“Your mommy… she no belong here,” says Sofia,* an independent aide who cares for a couple of people on my mom’s unit at the Hebrew Home. She wants me to move my mom to another unit for people in earlier stages of dementia, where the residents “no do pee-pee in the bed.” (English is not Sofia’s first language.)
“The people here … they crazy,” Sofia says, twirling her finger in a circle next to her head. “But your mommy… she no crazy; she just no remember, and she no aggressive like the others.”
“But she’s happy,” I say. “My mom is happy here.”
“How do you know? You see her for one hour,” Sofia says. “I see her every day.”
I can’t argue with her. I do only see my mom for a short time every week, although it’s longer than an hour. I have no way of knowing what she’s dealing with most of the time. Sofia doesn’t indicate there’s abuse happening, but she does feel strongly that my mom is surrounded by the wrong people, especially her boyfriend Kenneth.
“He crazy. Totally crazy,” Sofia says. “The worst.” She proceeds to tell me that his behavior is worsening as his disease progresses.
This isn’t the first time Sofia has given me unsolicited advice, nor the first time she has complained about Kenneth. Sofia has strong opinions about others, and she likes to voice them. In the past, I have disregarded them, especially the complaints about Kenneth, who has always seemed to make my mom happy. But for some reason, Sofia’s comments bother me more this time. Maybe it’s because I’ve finally reached a place of calm about my mom, and a part of me doesn’t really trust it.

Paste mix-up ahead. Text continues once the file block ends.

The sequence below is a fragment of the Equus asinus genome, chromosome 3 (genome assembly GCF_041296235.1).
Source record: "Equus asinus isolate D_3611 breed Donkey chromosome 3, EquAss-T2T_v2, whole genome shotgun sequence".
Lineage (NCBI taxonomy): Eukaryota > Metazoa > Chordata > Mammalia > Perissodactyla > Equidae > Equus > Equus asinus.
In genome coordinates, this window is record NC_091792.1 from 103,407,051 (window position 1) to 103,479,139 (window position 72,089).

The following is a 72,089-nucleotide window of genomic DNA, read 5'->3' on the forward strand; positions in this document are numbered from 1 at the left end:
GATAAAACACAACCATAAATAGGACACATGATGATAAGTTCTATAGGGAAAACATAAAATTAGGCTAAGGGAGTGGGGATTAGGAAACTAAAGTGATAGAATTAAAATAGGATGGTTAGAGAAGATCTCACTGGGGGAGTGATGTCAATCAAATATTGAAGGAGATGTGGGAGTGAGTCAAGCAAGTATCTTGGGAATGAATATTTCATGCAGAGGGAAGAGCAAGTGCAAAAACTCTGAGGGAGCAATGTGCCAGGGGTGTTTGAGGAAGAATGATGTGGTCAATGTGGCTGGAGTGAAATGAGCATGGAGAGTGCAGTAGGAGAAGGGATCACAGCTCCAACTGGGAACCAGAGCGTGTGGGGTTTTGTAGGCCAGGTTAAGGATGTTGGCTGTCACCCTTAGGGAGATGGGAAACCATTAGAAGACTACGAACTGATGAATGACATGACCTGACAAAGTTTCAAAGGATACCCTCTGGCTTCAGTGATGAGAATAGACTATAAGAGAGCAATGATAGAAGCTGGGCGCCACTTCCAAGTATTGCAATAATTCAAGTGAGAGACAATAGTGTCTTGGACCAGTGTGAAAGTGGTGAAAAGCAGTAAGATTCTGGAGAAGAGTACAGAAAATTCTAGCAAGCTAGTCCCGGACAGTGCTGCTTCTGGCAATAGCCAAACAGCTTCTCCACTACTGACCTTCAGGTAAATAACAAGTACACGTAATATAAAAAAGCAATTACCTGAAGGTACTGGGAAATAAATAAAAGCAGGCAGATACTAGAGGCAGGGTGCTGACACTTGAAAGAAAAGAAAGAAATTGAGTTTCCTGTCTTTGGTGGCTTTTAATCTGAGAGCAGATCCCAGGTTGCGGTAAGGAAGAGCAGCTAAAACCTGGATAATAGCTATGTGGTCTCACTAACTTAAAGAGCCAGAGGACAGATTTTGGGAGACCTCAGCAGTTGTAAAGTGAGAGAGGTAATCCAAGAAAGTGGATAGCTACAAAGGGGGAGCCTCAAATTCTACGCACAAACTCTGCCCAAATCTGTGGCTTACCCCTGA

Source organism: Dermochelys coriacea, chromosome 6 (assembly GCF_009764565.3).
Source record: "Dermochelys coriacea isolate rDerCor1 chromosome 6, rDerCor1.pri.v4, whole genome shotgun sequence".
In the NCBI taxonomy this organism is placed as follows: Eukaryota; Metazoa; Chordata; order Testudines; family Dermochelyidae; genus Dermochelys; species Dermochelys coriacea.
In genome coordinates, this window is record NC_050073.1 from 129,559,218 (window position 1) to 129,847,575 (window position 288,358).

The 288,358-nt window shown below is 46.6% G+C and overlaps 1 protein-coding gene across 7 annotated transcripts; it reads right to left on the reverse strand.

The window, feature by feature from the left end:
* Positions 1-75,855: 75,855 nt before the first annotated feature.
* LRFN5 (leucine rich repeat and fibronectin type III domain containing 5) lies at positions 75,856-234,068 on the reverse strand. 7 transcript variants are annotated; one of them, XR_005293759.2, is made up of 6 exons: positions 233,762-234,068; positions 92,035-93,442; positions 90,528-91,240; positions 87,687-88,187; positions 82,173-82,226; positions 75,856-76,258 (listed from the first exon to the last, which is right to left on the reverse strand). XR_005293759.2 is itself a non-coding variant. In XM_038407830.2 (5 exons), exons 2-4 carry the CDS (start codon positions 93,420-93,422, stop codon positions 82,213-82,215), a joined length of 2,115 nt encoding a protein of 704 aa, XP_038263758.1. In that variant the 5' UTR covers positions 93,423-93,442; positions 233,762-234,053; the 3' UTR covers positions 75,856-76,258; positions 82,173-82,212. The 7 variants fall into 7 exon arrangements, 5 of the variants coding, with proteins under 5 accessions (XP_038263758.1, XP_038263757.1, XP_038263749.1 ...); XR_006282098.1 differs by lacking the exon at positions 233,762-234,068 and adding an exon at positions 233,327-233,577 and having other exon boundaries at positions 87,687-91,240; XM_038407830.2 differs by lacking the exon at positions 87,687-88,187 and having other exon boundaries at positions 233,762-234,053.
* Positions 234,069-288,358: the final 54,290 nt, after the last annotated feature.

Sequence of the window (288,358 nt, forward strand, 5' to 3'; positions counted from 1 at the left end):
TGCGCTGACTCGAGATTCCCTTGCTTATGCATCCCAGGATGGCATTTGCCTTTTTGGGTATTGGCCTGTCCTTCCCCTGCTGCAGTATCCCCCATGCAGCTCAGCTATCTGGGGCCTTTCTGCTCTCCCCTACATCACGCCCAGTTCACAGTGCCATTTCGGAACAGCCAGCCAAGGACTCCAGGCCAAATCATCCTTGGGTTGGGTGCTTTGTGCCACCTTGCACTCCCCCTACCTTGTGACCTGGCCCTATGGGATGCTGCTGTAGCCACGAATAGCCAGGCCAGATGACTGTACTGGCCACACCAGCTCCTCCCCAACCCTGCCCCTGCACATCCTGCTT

I take my feelings to my support group and immediately conclude I’m not going to move my mom. Moving is stressful for anyone; it’s traumatic for an Alzheimer’s patient. But I do decide to talk to her care team about Kenneth and ask if they think the relationship is harming my mom.
“Theirs is like any relationship,” says her social worker. “It has its challenges. But mostly your mom and Kenneth seem to give each other a lot of comfort and companionship.”
“Does that answer satisfy you?” asks Nancy, my support group facilitator, when I report it to the group.
“I … guess,” I say, because the truth is I’m not sure. I don’t think her team would allow obvious harm to come to my mom. But overworked and overwhelmed, can they be attentive enough to recognize something that might not be the best for her when on the surface, she seems to be doing okay?
If I listened to Sofia, I’d have to conclude the answer is no. Yet I have to remember that though I trust Sofia cares about my mom, she has an agenda of her own, as does everyone else involved in looking after her. I have to hope everyone’s top priority is to provide the best care for my mom. But the reality is never so clear-cut.
There’s nothing simple about putting an increasingly helpless family member in an institution. There has to be a better way for our culture to take care of frail elderly people.
(*Sofia is not her real name)